The enduring power and tragedy of Malcolm Lowry’s Under the Volcano, 70 years on



File 20170718 10334 1lm85a2

Comisión Mexicana de Filmaciones/Flickr, CC BY-SA

Mark Goodall, University of Bradford

Under the Volcano by the British novelist and poet Malcolm Lowry is considered one of the most influential novels of the 20th century. But given the wrangling that took place during the book’s development, it’s a miracle that it was ever published.

The book took Lowry years and many rewrites to complete, and even then faced many rejections. In a famous letter to Jonathan Cape, who eventually published the book in 1947, Lowry remains defiant. He was an expert letter writer and often spent more time on these than on his novels. The publisher had suggested various rewrites to the manuscript and Lowry replied with a 32-page response detailing precisely (and with consummate literary skill) how and why it was not possible for him to change a word, how all of it was “absolutely necessary”. Incredibly, the publisher relented.


Alistair Leadbetter, CC BY-SA

When the novel finally came out, it unhappily clashed with the publication of The Lost Weekend by Charles R Jackson, another tale of a hopeless alcoholic (adapted into a successful film by Billy Wilder). Nevertheless, critics hailed the novel as a masterpiece and Lowry was contracted for his next book. For a brief time, Under the Volcano was even a set text for anyone studying English language and literature. But Lowry never recovered from the strain of having to follow-up his classic work. He could not, as it were, scale and conquer such a monumental peak again.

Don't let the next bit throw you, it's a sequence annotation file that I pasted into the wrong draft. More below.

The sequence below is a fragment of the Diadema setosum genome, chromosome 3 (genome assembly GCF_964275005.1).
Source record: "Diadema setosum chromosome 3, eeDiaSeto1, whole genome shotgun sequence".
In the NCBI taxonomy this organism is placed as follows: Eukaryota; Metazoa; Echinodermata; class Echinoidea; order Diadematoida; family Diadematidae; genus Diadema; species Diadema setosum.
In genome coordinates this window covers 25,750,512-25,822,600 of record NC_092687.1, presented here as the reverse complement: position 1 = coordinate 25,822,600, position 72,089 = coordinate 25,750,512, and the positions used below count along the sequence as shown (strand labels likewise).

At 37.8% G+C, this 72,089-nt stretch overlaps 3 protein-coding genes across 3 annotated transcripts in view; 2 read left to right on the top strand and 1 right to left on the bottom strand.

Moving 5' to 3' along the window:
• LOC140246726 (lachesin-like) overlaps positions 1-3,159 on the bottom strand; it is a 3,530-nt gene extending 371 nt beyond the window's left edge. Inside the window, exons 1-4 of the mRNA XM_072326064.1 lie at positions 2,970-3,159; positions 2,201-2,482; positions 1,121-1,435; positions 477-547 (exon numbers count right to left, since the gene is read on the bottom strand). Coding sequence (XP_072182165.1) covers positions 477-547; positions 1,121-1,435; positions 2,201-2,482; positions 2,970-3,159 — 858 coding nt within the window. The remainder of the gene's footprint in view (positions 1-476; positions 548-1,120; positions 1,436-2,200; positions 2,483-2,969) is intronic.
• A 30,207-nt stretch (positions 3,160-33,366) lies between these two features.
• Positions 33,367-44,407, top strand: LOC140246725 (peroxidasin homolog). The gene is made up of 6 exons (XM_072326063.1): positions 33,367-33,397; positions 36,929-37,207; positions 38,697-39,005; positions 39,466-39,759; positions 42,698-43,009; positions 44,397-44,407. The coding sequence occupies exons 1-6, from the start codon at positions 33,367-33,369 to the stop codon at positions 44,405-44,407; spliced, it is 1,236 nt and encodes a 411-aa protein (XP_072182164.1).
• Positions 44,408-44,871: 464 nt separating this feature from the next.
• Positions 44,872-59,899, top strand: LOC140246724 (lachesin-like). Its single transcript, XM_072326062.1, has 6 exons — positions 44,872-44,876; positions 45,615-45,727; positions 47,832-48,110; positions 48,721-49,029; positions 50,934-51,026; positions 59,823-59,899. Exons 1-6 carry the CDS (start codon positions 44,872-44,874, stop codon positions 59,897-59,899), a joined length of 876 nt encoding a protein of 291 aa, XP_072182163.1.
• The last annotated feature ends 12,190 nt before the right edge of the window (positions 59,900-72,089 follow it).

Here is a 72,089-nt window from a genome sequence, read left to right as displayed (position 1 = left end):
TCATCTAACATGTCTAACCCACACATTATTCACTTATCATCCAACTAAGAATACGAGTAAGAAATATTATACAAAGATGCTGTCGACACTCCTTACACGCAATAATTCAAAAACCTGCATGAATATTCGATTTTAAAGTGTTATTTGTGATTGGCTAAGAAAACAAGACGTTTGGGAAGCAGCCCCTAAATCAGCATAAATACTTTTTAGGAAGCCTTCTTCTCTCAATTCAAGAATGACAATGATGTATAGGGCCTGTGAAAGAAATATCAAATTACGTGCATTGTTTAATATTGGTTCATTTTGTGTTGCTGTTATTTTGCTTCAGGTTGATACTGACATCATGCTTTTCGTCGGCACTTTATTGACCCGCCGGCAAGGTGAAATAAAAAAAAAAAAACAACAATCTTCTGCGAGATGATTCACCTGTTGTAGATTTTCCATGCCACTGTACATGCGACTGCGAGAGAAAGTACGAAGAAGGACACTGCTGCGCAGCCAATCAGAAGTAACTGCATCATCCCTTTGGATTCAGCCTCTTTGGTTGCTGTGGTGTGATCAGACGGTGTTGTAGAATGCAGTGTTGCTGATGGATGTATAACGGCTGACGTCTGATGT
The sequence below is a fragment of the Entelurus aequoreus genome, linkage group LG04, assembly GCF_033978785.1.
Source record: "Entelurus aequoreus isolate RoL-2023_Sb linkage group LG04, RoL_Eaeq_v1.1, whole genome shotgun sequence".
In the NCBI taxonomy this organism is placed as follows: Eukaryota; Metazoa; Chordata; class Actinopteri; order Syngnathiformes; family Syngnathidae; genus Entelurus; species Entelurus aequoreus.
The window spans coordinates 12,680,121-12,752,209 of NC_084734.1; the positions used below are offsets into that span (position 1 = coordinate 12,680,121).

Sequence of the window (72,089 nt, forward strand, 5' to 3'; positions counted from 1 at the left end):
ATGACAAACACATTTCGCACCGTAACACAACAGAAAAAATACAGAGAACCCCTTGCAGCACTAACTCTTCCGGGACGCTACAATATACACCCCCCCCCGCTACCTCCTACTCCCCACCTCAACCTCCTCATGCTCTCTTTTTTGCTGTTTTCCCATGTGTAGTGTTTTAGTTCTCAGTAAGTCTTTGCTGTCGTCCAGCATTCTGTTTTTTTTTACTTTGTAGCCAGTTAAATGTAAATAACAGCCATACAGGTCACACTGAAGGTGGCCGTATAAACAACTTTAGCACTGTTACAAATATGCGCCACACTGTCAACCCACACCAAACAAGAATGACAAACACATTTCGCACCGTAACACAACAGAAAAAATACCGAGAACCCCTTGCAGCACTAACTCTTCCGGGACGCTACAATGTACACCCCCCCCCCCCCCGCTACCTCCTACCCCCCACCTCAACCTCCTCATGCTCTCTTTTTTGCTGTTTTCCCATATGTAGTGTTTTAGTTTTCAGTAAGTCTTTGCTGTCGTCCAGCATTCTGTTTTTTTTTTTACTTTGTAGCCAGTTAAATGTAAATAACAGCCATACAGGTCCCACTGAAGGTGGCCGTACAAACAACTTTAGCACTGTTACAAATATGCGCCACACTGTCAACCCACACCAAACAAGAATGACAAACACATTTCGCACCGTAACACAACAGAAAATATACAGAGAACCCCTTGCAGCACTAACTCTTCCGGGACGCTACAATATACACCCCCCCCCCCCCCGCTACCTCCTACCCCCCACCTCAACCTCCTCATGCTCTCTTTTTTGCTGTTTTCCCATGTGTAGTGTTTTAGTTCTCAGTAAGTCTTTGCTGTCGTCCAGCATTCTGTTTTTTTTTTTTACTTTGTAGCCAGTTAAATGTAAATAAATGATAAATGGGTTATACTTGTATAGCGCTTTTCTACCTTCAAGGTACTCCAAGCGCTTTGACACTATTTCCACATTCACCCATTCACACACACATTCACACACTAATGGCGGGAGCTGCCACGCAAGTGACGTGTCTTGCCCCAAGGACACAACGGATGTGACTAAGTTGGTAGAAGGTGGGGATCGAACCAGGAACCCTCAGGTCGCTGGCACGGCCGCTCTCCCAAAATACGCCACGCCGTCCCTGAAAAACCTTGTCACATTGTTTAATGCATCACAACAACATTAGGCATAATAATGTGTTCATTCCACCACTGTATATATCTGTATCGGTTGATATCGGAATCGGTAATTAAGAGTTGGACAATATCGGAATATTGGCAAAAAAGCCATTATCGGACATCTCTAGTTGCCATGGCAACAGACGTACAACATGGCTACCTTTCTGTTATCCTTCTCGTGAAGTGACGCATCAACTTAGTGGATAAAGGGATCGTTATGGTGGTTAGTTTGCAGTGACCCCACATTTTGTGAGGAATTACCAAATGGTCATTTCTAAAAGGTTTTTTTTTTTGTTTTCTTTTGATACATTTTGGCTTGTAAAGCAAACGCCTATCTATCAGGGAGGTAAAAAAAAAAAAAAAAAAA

2017 marks the 70th anniversary of the novel’s publication and the 60th anniversary of the death of its author. A conference on Malcolm Lowry is being held in his birthplace of Liverpool to commemorate this anniversary and to explore the legacy that Under the Volcano has left.

A life and death in Mexico

The novel, set in Mexico on the Day of the Dead in 1938, details the final 24 hours in the life of a doomed British consul named Geoffrey Firmin. Firmin, a chronic alcoholic, is clearly based on Lowry himself, who, lacking the conventional work ethic and social conformity expected by his strict Methodist father, battled problems with drink and depression all his life. Firmin’s pathetic attempts at holding together a marriage, a career, and the promise and duty of his privileged upbringing against the backdrop of a looming World War ends in utter catastrophe.

The novel, retelling the previous year of Firmin’s shambolic life, details the psychology of a personal collapse as Firmin tries to escape a violent world he cannot understand. The volcano in the title actually refers to two volcanoes, the still-active Popocatepetl and dormant Iztaccihuatl, which loom ominously over the town of Quauhnahuac – more commonly known as Cuernavaca – south of Mexico City, where the events of the book are set.